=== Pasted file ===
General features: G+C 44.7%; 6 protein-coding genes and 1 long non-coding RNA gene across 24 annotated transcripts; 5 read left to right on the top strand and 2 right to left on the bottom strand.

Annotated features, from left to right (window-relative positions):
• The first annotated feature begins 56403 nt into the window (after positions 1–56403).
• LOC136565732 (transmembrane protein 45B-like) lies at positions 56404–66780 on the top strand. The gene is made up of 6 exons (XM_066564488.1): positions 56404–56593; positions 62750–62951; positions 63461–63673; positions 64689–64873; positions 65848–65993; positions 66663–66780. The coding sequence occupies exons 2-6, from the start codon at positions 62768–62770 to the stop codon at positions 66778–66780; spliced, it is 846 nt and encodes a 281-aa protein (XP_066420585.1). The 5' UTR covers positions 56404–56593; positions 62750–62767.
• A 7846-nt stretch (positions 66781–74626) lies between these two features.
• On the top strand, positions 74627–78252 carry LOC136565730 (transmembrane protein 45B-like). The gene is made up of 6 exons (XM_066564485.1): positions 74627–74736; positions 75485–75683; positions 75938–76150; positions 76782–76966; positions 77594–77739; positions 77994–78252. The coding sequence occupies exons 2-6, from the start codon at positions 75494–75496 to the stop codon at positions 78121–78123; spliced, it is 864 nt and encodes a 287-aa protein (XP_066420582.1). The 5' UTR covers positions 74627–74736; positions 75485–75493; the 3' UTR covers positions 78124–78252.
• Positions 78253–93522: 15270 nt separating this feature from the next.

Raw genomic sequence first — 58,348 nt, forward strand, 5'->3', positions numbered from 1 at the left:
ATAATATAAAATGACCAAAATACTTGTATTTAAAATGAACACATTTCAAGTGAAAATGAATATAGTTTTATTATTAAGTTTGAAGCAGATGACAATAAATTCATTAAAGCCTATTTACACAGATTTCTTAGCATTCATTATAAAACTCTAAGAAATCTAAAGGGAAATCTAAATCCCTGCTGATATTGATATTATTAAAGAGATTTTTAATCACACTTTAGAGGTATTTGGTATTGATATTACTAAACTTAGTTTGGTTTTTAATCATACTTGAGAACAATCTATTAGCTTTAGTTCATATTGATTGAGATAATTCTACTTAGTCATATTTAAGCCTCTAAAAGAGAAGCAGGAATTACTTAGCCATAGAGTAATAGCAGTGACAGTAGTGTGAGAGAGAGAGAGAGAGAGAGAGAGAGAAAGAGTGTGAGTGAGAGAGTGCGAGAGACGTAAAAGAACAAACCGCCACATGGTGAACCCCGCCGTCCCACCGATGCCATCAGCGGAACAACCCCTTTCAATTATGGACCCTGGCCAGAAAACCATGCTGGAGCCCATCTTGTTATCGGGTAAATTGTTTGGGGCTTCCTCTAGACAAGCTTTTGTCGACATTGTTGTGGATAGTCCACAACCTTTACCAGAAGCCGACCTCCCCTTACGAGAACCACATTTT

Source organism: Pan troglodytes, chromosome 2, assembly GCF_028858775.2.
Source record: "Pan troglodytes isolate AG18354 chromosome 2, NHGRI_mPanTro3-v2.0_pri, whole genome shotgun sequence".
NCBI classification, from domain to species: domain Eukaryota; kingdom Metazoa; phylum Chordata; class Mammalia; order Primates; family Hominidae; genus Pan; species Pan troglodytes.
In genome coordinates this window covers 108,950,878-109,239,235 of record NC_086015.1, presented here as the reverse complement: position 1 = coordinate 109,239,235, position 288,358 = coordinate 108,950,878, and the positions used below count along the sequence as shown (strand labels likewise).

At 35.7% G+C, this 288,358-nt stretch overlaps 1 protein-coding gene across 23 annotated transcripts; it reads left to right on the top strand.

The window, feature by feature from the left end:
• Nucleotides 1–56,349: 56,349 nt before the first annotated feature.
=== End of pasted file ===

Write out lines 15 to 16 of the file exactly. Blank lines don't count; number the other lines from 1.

The window, feature by feature from the left end:
• Nucleotides 1–56,349: 56,349 nt before the first annotated feature.